5 Tips to Become a Better Cook
Is Cooking a Dead Art?
I have so many young friends, both single and married, dying to learn how to become better cooks, that I thought I'd organize my thoughts into a neat and tidy Hub. Quite frankly I find it a little frightening that said friends think I am a "good cook" and praise my food. I'm no Iron Chef, no Rachel Ray, no Mario Vitali! I just cook wholesome meals with fresh ingredients, and only use boxed food when I am dead beat (which happens once or twice a week). For my friends who eat frozen corn and microwaved bacon for dinner, I am here to help you become a better cook! Trust me, it's not hard, and it's not scary. It may however make men (or women) fall in love with you, babies coo, and pigs fly. Good luck.
Tip 1-Accept That Good Food Takes Time
This is for all my microwave warriors out there. In learning to become a good cook, you must shed your love of nuking. Yes, it is WRONG to microwave salmon. NO, your shrimp pasta will not taste the same if you just nuke the shrimp instead. Stop pushing buttons and get out some nice pans.
This is not to say, however, that all good food takes hours to prepare. I can throw together a lovely shrimp pasta with creamy tomato and white wine sauce in about 40 minutes, with a side of creamed spinach. But you do have to devote some time to cooking, a ten minute meal rarely tastes good.
Tip 2-Stock up on Good Cookware
An artist may use paint to create a masterpiece, but first he needs a canvas. Good cookware and tools are your canvas, and are essential to creating tasty dishes. A cheap pan may seem like a good idea at checkout, but when you eat your burned food the thrill of the cheap will sour a little. Quality non-stick pans should last you a couple of years, and with the correct treatment a stainless steel or cast-iron pan will last a lifetime. Also, invest in good knives, nothing is worse than chopping your finger off with a dull blade after trying to saw through a carrot or potato.
Tip 3-Give Fresh Veggies Some Love
Fresh vegetables are your friend, processed foods are the enemy. In learning to become a good cook you must learn to use the force...of your will power! Down put the Hamburger Helper you will! Those carrots may seem daunting and boring in the produce aisle, but take them home and add brown sugar and whiskey, and you shall be transported into a blissful world of taste. Try doing that with frozen or canned veggies.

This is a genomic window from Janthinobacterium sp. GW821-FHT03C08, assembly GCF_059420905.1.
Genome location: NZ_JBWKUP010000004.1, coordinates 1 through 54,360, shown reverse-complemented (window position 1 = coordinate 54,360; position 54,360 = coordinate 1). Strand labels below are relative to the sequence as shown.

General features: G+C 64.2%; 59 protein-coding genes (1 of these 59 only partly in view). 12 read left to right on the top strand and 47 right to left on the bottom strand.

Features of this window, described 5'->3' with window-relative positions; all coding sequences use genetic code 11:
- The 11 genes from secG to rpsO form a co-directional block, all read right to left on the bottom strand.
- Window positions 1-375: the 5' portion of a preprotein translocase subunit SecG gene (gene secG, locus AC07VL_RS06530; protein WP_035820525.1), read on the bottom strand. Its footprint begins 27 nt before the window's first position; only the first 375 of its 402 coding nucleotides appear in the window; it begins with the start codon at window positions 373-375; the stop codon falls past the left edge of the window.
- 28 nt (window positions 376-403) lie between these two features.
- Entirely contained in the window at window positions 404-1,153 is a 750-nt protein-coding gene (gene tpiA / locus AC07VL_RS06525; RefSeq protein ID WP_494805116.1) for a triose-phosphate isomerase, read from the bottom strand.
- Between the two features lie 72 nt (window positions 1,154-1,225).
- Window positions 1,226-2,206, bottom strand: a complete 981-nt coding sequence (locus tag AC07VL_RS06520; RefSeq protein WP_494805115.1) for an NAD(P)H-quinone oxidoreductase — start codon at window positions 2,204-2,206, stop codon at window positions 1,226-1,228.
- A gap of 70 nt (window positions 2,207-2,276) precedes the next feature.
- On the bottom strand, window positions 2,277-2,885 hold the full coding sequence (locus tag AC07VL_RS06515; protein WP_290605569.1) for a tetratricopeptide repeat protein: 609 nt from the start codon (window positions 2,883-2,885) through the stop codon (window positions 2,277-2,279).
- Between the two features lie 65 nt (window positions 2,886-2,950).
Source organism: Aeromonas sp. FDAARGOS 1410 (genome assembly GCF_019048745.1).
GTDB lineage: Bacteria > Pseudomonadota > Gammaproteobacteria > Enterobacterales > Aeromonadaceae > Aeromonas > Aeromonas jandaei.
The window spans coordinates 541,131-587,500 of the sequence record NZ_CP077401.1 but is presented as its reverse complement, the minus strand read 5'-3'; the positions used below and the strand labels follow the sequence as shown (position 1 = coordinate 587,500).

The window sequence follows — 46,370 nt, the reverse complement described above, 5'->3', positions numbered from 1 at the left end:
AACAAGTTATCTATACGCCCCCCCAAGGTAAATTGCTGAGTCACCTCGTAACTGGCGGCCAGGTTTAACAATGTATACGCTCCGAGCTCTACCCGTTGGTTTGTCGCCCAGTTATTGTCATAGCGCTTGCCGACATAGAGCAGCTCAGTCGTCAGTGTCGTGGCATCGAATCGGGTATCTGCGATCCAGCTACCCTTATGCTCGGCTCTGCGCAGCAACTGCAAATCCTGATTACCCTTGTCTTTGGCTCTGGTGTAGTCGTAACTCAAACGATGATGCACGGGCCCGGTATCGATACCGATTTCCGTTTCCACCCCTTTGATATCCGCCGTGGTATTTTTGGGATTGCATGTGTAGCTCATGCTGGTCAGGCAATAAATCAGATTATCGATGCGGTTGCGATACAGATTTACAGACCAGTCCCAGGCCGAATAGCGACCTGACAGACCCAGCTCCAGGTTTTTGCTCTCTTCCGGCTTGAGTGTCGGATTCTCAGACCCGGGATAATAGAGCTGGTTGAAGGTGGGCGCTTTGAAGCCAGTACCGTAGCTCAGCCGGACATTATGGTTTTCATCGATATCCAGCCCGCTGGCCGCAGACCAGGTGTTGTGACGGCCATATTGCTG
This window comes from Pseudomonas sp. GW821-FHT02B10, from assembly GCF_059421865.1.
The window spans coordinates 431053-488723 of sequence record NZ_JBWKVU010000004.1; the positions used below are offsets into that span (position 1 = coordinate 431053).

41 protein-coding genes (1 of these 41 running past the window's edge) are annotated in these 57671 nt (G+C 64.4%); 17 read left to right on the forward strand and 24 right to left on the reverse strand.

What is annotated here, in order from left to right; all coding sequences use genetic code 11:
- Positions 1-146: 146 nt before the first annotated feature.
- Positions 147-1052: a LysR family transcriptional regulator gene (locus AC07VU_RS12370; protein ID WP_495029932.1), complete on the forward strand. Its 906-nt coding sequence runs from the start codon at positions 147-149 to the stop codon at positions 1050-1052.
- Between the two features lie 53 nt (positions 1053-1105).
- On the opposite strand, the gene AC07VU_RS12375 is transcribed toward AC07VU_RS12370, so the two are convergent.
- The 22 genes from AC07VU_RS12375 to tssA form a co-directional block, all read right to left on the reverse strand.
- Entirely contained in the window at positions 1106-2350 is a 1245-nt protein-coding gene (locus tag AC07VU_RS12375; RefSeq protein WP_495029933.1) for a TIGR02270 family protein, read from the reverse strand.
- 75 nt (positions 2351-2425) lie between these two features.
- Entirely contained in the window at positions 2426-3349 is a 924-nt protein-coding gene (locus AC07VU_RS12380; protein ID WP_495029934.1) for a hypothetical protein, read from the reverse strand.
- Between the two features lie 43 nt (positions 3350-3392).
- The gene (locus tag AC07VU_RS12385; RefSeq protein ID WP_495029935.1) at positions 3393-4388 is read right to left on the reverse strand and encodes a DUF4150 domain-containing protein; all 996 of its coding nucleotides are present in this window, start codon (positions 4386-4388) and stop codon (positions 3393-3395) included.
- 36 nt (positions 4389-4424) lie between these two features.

Tip 4-Stock up on Basics
You don't want to have to run to the store every time you need the smallest ingredient, and some nights you need to improvise. Just last night, for example, I ran out of bottled teriyaki sauce for my beef teriyaki. Egads! Disaster! Nope, I just made some teriyaki sauce from scratch using ingredients I had at home, and it was even better than the bottled stuff. Good ingredients to stock up on include:
- Dry pasta
- Baked Breads (if stale then fry for croutons or bake in bread pudding)
- Tomato sauce and paste
- White and Brown Sugar
- Worchestire sauce
- Ground Beef
- Chicken Breasts
- Marinades and Dressings
- Spices (all sorts)
- Cheese (block and shredded)
Of course, the list goes on and changes depending on your favorite arsenal of recipes, which I shall cover next.
Tip 5- Find Some Good Recipes and Build On Them
In order to become a better cook, you must first learn from those who know their stuff, and I don't necessarily mean the big names in cooking like Rachel Ray. Of course, cookbooks from celebrities can also be full of great recipes and tips, but some of my favorite dishes come from recipes devised and tested by internet food bloggers. Visit my Hub "5 Best Food Blogs Ever" to see the sources of my inspiration (aka my larger pant size). Food blogs are great because real people devise and eat this food, so you know its been taste tested. Many blogs also have step-by-step instructions for every dish as well. Great for new cooks!
Another frequent recipe stop for me is Recipesource. It's a giant amalgam of recipes from all sorts of places. This is a bit more hit and miss, and sometimes I really fiddle with the recipes to get just what I want, but this site has every kind of dish you could imagine.
Becoming a better cook isn't about taking expensive classes or watching the Food Network all the time, it's about taking time to play with food (just like your mother said not to) and practicing with flavors. Like anything else, practice makes perfect with cooking, and the more you do the better you will get. To all my friends...I look forward to eating at your place for a change.
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